Linked by Thom Holwerda on Fri 20th Apr 2012 17:05 UTC
Graphics, User Interfaces Tobias Bjerrome Ahlin, an interface designer at Spotify, is a big believer in skeuomorphism. Whereas Apple is a strong advocate of this design concept, Microsoft is clearly moving in the exact opposite direction, while Android is in the process of moving away from skeuomorphism entirely, to a more digital experience. As a passionate hater of skeuomorphism in UIs, I found Ahlin's examples to be a bit weak.
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RE[2]: Ugh.
by ephracis on Sat 21st Apr 2012 21:19 UTC in reply to "RE: Ugh."
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So any developers reading this...just stop okay? We don't want to be entertained by your stupid program, we are NOT gonna find it "fun" because that is what we have games for, okay? We just want to do our task as cleanly and quickly as possible with as little hassle as possible and I have yet to see any of this junk that keeps getting added everywhere do anything but slow everyone down.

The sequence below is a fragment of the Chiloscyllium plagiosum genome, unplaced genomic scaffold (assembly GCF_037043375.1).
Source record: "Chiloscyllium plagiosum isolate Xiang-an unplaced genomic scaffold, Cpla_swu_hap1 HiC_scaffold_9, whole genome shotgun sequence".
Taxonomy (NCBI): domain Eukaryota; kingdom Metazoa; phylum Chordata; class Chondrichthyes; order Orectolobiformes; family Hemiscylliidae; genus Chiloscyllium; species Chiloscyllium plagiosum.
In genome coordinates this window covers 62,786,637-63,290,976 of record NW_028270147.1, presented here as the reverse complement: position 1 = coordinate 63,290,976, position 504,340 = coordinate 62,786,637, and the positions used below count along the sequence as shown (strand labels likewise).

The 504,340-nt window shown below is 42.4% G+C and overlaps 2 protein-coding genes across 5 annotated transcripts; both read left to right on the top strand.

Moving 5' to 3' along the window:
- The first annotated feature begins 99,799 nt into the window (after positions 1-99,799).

You, sir, are spot on!

An interface should be pretty enough to not be noticed as ugly, but also simple enough to not be noticed either. In fact, the aim of an interface designer, much like the aim of a security admin, should be to have his/her work being noticed as little as possible.

I love it when my users' bug reports, comment, feature requests are about functionality and content, not about the interface itself; this means I've succeeded in my UI design.

On another note: "fun" is totally subjective, and this he uses as a base for his whole argument. Fail.

...making it infinitely easier and more intuitive to carry over knowledge of one application to the next.


Proper UI design takes the memory of the user into serious consideration.

Oh, he worked for Spotify, btw? Not really a well designed application anyone. Not on my Windows 7 box at least. As bad as iTunes and Safari.


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